Kelowna Ukrainians ask for government support after Russian invasion

There was a demonstration in front of Kelowna City Hall Feb. 24

Ukrainian-Canadians living in Kelowna are asking for support from the Okanagan community after Russia launched a wide-ranging attack on Ukraine on Thursday.

The attack hit cities and bases with airstrikes or shelling. Some civilians piled into trains and cars to flee, while some stayed behind to stay with and protect their families.

A group of more than 50 people of Ukrainian descent gathered in front of city hall on Feb. 24 to show their support for their family and friends back home and to ask the Canadian government to take action.

“I hope that with our little voices here, we can somehow encourage support from Canada,” said Vsevolod Lynov, a Ukrainian-Canadian, worried for his loved ones back home.

Denys Seorozhuk, the organizer of the demonstration, said that Canada and allied forces need to send troops to the border of Ukraine “to show Putin that this isn’t going to be easy.”

Ukrainians in Kelowna are asking for military supplies, support from Canadian troops, sanctions, and financial help (Jacqueline Gelineau/ Capital News)

Ukrainians in Kelowna are asking for military supplies, support from Canadian troops, sanctions, and financial help (Jacqueline Gelineau/ Capital News)

He said that the Canadian government also needs to urgently impose strict sanctions to impact President Vladimir Putin and Russian oligarchs.

Seorozhuk is urging Canadians to listen to the requests from the Ukrainian ambassador to Canada.

Ambassador Andrii Bukvych said, “our primary request is helmets, armoured jackets, firearms and ammunition.”

“We need sanctions that would fundamentally undermine the ability of the Russian economy to finance aggression and war.”

“My family was woken up early this morning from their windows being shaken by actual explosions,” said Lynov.

A Ukrainian supporter, who wishes to remain anonymous, said that the subway system in much of Ukraine was designed to be used as a bomb shelter. The underground transit system in his home country was built while occupied by the Soviet Union.

“Many people now live in the subway,” he said. “They are deep underground and have drinking fountains installed.”

The Canadian Press reported that on the morning of Friday, Feb. 25 , residents cautiously emerged from the underground subway stations where they had taken shelter, making their way along mostly empty streets amid a snowstorm.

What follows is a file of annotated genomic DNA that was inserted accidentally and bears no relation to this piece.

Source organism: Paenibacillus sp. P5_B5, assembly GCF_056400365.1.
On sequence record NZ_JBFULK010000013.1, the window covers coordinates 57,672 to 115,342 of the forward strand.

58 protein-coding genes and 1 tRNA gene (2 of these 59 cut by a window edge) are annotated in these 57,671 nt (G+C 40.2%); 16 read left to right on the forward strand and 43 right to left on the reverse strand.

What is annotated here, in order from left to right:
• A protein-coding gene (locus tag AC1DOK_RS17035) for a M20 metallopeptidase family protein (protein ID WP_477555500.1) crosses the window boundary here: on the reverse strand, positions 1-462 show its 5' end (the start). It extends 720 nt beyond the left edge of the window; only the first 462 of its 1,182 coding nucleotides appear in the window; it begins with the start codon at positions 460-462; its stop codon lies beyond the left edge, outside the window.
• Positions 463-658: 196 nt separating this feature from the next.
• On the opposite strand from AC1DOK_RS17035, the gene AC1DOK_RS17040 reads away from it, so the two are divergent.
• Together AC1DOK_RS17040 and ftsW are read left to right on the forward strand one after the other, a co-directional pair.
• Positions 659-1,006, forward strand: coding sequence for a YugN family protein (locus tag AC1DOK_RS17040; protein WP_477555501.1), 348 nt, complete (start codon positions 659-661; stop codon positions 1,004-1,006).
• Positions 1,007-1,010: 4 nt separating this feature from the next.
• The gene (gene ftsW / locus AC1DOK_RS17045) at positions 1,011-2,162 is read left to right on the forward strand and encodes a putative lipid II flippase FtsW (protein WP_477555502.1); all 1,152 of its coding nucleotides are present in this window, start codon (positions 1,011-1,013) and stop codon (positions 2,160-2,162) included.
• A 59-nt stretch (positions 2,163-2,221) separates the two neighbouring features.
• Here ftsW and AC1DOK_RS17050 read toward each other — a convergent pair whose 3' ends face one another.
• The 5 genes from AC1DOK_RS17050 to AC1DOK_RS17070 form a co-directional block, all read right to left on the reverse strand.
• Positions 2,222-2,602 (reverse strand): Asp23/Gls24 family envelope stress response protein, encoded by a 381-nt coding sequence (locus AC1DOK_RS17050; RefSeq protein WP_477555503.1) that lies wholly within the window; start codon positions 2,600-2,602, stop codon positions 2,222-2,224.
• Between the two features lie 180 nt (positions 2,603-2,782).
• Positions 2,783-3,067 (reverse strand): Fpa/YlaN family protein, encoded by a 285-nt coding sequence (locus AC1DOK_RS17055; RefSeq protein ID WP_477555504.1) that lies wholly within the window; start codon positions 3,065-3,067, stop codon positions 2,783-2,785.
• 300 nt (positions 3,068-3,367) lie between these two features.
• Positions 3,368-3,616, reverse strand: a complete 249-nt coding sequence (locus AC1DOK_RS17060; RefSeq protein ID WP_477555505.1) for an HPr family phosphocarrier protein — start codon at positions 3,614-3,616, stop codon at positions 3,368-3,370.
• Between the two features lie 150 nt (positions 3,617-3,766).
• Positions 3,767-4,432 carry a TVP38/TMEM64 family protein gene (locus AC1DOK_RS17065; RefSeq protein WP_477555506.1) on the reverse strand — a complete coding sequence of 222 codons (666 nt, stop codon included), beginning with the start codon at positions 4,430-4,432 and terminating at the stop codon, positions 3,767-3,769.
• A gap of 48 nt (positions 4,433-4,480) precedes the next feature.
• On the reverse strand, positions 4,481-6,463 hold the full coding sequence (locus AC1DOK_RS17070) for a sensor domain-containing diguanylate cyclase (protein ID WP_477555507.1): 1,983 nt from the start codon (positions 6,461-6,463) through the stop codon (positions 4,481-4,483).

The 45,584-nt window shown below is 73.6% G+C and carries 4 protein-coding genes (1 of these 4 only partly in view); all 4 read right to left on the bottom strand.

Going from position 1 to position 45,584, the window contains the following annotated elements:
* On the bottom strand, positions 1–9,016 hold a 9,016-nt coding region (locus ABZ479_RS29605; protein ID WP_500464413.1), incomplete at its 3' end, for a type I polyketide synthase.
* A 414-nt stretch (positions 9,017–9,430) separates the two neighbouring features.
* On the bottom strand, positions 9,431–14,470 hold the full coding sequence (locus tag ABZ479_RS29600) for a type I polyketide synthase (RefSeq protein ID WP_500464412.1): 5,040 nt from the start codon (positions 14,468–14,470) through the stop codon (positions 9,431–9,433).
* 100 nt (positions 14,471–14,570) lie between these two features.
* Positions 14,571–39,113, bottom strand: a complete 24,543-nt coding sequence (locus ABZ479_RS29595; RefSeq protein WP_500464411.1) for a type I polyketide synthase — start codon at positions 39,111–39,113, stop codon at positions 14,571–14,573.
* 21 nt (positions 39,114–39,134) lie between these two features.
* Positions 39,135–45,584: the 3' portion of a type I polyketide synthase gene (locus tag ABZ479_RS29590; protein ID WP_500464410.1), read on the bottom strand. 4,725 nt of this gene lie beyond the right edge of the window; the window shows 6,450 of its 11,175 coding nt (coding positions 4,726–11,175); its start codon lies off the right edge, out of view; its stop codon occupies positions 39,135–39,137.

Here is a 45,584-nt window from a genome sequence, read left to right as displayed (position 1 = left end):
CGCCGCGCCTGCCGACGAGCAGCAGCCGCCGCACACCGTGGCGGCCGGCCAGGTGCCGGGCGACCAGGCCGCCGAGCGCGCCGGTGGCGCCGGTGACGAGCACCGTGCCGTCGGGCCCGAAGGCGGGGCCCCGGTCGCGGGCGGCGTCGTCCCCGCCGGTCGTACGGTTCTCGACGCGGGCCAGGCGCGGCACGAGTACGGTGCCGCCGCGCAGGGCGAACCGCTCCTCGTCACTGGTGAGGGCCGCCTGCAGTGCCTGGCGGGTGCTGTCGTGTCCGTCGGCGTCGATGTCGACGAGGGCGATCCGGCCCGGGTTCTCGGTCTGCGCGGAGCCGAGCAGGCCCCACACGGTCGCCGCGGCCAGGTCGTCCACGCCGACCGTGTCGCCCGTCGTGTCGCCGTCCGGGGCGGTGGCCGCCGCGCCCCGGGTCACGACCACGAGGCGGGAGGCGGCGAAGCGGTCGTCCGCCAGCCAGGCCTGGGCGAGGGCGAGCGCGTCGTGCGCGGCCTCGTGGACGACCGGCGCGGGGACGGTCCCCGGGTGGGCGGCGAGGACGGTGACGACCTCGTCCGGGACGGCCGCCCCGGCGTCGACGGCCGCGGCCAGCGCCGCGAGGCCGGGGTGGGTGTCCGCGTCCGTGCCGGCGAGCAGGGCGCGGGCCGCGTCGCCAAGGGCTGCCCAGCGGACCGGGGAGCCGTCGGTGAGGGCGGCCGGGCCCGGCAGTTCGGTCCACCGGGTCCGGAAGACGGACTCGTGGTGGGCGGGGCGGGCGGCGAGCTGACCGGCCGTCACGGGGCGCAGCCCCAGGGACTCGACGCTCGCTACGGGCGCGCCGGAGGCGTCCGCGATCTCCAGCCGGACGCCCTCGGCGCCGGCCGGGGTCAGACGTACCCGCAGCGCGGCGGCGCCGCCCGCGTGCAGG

“Everybody is just hiding from the bombs, basically,” said a supporter at the Kelowna rally.

Father Pavlo Myts, the Pastor of the Dorminition Mother of God Ukrainian Catholic Church in Kelowna said “this is not the first day of the war.”

He explained that the Russo-Ukrainian war started nearly a decade ago when Russia invaded Crimea in 2014.

“This is a completely unprovoked war against a developing democratic country by, really, a fascist regime which is killing regular people,” said a supporter. “They just want to be left in peace. To live their way.”

“The Russians will not stop unless the world gets together,” said Father Myts.

Ukrainian civilians are having to take up arms.

Lynov said that his brother-in-law and father are volunteering for the Ukrainian army.

These men, like many other volunteers, have no prior military experience, said Lynov. His relatives volunteering, and other men enlisting, are being given weapons and are serving on the front lines to protect their families and homes.

“I’m proud of our guys standing there,” said Lynov.

He had a tearful phone call with his grandmother, who is currently living in Odessa.

“She was a little kid when the Second World War started,” said Lynov. He said she fears for her young family members that will have to live through a war as she did.

Lynov also said that his Russian friends have been given alternate news that claims Ukraine attacked first. “That’s nonsense, we are in that war already for eight years,” Lynov said. “We are not going to attack our own territory, like Crimea.”

Seorozhuk said that Russian and Georgian citizens in Kelowna came to the demonstration to show their support for Ukraine.

Peter Bihun, president of the Dolyna Ukrainian Cultural Society, said “Write your MLA and MP. Make sure that Canada is solidly behind this.”

Support can be sent to the Emergency Humanitarian Aid to the People of Ukraine, organized by CNEWA Canada. Support for the beleaguered Ukrainians can also be sent through the Ukrainian Canadian Congress and Canada-Ukraine Foundation, who have established a humanitarian fund.

READ MORE: ‘From worrying, to frightening’: Okanagan Ukrainians express concern over Russian invasion

READ MORE: Concern for Ukraine and handling of Ottawa protest from Okanagan MPs


@Rangers_mom
Jacqueline.Gelineau@kelownacapnews.com

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